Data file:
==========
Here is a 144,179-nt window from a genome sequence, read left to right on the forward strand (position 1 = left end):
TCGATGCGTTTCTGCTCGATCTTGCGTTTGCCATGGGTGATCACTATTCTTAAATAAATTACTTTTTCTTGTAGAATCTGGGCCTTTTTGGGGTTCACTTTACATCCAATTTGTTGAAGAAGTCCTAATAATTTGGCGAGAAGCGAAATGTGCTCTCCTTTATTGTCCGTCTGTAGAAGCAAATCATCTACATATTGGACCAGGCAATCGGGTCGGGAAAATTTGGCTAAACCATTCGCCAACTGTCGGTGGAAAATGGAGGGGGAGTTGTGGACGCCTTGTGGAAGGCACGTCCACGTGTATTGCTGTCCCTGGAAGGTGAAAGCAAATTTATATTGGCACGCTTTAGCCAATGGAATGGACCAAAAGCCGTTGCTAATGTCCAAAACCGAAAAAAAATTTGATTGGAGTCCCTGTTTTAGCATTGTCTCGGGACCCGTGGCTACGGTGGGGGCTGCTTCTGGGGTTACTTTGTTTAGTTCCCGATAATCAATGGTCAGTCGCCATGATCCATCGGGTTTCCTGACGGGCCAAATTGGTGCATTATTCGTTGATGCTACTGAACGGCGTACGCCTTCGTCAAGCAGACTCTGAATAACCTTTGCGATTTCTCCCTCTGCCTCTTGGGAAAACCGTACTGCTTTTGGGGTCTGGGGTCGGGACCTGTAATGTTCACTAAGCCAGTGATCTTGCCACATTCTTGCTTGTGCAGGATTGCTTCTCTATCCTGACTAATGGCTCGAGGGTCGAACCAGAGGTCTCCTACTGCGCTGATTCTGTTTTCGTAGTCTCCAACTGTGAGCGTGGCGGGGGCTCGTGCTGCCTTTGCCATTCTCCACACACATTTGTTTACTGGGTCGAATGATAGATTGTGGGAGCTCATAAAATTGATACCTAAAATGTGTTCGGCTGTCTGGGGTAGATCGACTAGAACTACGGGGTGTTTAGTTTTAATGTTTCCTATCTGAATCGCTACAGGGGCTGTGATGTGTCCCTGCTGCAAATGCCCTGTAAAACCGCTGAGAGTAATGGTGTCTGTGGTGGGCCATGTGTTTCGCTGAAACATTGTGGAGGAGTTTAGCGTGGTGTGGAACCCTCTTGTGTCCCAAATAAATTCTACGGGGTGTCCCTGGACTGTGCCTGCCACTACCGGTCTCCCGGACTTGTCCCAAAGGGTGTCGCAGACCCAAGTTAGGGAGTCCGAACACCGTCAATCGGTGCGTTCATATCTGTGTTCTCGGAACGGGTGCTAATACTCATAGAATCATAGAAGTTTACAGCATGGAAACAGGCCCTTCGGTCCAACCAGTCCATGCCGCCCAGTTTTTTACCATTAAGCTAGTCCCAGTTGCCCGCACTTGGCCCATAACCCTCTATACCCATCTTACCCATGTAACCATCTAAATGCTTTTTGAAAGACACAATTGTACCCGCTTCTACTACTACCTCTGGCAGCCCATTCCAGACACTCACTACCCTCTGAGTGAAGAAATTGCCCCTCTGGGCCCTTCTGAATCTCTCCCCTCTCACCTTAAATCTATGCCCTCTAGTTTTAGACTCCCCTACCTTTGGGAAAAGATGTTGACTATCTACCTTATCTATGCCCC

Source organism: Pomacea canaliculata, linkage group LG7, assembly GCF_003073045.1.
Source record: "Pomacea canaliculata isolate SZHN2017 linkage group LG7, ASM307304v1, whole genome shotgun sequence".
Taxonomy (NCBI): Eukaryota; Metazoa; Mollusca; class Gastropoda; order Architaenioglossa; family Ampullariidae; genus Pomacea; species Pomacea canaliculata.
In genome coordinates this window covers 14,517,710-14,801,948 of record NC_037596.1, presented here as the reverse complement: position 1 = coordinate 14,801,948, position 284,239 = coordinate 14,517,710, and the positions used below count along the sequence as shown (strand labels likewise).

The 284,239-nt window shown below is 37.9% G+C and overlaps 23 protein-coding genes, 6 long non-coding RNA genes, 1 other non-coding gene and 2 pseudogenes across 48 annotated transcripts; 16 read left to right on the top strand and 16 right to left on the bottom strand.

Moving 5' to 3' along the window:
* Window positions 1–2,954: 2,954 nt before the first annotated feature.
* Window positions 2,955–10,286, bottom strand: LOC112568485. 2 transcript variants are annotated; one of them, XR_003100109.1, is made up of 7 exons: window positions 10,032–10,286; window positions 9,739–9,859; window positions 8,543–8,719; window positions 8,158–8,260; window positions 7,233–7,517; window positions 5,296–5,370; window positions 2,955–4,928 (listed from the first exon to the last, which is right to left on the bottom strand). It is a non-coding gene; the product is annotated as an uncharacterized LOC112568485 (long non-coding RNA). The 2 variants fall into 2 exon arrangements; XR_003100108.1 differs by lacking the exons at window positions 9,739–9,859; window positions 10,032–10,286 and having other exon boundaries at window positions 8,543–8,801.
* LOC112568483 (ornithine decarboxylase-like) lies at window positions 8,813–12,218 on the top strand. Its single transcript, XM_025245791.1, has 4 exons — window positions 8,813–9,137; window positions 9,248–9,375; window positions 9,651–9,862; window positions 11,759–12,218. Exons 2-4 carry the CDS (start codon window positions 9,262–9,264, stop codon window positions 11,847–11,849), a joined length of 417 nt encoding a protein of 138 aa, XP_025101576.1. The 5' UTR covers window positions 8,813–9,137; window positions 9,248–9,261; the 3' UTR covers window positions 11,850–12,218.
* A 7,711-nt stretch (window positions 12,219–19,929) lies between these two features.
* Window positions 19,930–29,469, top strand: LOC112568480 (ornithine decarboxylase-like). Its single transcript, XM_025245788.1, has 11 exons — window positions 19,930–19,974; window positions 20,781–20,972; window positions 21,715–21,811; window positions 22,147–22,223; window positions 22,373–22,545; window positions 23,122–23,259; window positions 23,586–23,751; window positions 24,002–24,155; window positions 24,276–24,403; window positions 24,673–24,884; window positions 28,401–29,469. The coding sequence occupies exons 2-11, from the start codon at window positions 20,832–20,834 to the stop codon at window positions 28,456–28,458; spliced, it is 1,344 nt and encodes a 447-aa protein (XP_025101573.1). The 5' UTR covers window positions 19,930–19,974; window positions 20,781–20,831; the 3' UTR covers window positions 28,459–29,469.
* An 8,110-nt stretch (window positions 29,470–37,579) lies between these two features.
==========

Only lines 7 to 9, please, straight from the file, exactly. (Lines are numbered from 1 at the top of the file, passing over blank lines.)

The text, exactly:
The 284,239-nt window shown below is 37.9% G+C and overlaps 23 protein-coding genes, 6 long non-coding RNA genes, 1 other non-coding gene and 2 pseudogenes across 48 annotated transcripts; 16 read left to right on the top strand and 16 right to left on the bottom strand.

Moving 5' to 3' along the window:
* Window positions 1–2,954: 2,954 nt before the first annotated feature.